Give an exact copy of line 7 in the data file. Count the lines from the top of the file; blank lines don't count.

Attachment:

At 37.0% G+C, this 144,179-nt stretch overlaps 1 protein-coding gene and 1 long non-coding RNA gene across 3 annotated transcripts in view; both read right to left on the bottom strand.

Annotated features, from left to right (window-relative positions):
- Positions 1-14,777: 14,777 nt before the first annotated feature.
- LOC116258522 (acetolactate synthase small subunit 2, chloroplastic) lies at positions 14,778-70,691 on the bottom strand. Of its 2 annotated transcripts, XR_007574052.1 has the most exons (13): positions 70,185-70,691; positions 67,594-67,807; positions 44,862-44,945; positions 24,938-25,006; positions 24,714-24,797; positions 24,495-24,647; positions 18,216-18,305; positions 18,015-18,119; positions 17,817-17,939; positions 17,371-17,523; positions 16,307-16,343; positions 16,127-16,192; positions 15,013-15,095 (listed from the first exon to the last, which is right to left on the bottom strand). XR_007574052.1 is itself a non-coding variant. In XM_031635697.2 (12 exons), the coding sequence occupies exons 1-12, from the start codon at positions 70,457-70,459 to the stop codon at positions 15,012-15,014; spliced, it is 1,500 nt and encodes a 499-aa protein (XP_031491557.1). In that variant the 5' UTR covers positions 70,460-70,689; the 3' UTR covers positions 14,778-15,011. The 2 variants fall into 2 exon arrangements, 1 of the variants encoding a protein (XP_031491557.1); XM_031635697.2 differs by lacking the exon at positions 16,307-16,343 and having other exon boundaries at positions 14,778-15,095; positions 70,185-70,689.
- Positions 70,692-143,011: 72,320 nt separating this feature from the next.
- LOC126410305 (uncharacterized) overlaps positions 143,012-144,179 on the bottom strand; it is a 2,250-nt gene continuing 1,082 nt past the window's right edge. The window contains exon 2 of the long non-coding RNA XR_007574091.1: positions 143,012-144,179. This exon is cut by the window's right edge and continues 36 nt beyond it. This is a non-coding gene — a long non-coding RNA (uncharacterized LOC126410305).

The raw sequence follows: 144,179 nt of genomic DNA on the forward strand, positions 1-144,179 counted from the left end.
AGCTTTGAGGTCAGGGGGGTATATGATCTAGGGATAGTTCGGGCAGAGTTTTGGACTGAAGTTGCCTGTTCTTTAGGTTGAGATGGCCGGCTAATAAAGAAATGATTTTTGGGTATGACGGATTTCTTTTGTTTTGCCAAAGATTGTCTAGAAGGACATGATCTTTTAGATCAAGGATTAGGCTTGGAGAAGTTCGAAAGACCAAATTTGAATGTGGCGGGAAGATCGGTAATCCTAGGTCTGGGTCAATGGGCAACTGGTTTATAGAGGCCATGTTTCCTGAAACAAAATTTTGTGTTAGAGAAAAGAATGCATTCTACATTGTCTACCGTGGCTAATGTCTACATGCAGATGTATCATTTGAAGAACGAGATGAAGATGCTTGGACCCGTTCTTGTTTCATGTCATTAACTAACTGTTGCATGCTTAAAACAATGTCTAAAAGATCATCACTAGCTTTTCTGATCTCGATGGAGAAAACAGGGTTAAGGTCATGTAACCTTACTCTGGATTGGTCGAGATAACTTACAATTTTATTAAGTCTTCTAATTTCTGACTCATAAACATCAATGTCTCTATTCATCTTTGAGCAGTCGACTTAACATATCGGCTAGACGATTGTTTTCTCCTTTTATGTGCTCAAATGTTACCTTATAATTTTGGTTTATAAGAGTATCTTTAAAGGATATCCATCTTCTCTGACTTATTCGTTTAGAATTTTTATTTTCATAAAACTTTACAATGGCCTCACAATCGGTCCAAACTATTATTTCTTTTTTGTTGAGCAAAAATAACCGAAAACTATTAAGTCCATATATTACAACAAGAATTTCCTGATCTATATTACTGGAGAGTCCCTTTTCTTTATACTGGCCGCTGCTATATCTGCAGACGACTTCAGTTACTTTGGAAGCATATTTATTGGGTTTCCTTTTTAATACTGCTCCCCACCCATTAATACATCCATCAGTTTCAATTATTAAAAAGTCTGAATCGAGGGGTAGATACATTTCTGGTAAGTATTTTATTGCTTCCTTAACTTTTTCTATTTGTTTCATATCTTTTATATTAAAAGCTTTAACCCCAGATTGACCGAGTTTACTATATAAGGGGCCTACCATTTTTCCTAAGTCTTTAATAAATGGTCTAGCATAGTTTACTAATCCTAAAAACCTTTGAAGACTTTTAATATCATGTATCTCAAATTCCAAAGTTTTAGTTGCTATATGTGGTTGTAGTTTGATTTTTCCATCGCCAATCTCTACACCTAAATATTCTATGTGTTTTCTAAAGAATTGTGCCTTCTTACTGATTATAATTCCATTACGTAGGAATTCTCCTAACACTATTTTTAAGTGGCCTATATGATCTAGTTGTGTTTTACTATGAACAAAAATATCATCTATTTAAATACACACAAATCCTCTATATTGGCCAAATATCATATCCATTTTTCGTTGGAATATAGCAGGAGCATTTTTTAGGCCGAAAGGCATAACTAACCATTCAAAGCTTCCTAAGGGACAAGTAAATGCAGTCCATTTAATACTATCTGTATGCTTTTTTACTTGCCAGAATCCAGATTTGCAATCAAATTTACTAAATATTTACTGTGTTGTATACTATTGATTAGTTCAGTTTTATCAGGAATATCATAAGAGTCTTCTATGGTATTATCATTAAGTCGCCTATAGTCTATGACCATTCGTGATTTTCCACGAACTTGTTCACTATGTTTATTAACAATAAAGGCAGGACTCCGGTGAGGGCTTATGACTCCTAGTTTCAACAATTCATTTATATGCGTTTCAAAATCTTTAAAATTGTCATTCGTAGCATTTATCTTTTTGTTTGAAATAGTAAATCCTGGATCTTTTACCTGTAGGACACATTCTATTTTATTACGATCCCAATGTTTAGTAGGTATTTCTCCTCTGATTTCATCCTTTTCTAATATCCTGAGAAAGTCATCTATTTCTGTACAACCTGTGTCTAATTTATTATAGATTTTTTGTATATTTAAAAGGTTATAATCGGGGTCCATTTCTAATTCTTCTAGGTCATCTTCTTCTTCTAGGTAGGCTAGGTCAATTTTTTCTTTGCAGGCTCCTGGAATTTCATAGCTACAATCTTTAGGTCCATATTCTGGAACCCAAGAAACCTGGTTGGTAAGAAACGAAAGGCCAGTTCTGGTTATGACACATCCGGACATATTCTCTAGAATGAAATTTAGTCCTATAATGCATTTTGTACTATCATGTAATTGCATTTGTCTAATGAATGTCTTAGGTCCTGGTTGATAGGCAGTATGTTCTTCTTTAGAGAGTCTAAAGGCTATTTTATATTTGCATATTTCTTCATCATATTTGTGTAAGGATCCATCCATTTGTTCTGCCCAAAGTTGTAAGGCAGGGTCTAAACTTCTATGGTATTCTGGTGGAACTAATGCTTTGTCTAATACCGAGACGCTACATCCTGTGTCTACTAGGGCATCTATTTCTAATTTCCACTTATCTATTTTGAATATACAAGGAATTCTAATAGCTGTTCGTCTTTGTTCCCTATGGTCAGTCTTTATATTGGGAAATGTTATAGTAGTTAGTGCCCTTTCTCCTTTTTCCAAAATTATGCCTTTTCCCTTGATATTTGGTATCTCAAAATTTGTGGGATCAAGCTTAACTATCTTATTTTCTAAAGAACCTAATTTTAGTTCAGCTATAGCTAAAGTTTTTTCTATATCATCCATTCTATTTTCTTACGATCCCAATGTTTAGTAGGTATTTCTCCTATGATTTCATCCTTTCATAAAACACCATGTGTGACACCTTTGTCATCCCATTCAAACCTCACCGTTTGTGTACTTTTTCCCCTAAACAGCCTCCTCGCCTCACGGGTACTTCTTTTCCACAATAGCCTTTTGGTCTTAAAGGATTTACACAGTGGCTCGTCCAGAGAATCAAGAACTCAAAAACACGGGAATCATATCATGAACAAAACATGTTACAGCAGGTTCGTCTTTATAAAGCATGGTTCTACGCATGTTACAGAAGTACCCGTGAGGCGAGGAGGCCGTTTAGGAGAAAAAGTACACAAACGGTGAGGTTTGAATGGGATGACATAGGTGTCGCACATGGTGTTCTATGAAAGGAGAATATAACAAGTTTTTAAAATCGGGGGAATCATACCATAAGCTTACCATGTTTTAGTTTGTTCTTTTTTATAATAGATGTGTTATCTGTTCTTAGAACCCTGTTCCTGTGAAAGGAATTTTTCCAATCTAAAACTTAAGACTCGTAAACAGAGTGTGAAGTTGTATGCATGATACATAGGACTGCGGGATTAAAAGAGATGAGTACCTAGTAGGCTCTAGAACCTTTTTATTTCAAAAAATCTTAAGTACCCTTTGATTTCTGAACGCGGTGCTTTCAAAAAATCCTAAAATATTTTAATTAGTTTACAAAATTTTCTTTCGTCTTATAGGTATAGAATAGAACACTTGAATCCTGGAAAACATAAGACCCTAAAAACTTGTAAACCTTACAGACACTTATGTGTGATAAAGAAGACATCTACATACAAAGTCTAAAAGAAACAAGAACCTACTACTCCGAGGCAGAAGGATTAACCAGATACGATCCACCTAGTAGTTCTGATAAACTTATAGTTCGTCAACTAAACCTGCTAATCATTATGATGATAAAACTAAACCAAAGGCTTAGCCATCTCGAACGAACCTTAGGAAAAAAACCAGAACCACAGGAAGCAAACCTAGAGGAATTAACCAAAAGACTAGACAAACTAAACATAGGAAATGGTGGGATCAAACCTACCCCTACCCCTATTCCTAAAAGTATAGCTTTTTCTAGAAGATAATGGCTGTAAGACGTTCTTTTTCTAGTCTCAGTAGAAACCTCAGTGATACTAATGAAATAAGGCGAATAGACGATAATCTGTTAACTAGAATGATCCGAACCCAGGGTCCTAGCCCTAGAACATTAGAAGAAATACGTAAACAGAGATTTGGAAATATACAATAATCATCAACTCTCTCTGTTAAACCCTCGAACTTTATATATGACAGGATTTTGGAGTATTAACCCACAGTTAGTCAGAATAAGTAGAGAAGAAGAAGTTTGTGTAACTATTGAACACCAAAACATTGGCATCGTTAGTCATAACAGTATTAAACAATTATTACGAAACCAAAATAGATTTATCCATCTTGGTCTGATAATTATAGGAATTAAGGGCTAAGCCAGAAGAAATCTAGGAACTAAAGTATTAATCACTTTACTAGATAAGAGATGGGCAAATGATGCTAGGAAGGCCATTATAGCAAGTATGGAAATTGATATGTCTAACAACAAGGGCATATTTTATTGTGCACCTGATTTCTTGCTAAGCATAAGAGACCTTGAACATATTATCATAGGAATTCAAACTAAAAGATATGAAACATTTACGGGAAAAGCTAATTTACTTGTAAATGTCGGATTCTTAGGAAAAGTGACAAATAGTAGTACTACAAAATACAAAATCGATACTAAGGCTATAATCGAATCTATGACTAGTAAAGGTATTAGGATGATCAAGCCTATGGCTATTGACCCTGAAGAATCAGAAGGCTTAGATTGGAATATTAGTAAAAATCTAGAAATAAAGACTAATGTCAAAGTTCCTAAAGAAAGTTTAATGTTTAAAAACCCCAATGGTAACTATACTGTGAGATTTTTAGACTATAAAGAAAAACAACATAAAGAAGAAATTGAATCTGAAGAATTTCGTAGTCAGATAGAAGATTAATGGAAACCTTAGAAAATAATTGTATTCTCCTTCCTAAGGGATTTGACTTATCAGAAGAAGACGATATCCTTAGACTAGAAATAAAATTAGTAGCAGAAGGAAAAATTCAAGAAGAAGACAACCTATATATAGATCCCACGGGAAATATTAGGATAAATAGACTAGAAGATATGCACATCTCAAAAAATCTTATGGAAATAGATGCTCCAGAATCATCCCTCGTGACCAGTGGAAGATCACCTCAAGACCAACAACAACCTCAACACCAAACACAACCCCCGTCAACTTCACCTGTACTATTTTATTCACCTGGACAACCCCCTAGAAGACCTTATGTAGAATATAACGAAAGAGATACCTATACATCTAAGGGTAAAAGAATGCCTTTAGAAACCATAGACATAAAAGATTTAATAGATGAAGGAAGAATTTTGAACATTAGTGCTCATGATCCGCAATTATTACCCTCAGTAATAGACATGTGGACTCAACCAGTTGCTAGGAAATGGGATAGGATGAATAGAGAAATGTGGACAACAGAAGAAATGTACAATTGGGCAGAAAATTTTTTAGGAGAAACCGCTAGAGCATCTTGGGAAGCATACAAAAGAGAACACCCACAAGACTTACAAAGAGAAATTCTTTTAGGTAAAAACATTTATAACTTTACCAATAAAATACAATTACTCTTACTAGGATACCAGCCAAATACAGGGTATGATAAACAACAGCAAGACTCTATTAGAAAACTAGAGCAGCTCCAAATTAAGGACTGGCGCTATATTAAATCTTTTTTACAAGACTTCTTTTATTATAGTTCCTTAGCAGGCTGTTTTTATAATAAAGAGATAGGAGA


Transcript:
The raw sequence follows: 144,179 nt of genomic DNA on the forward strand, positions 1-144,179 counted from the left end.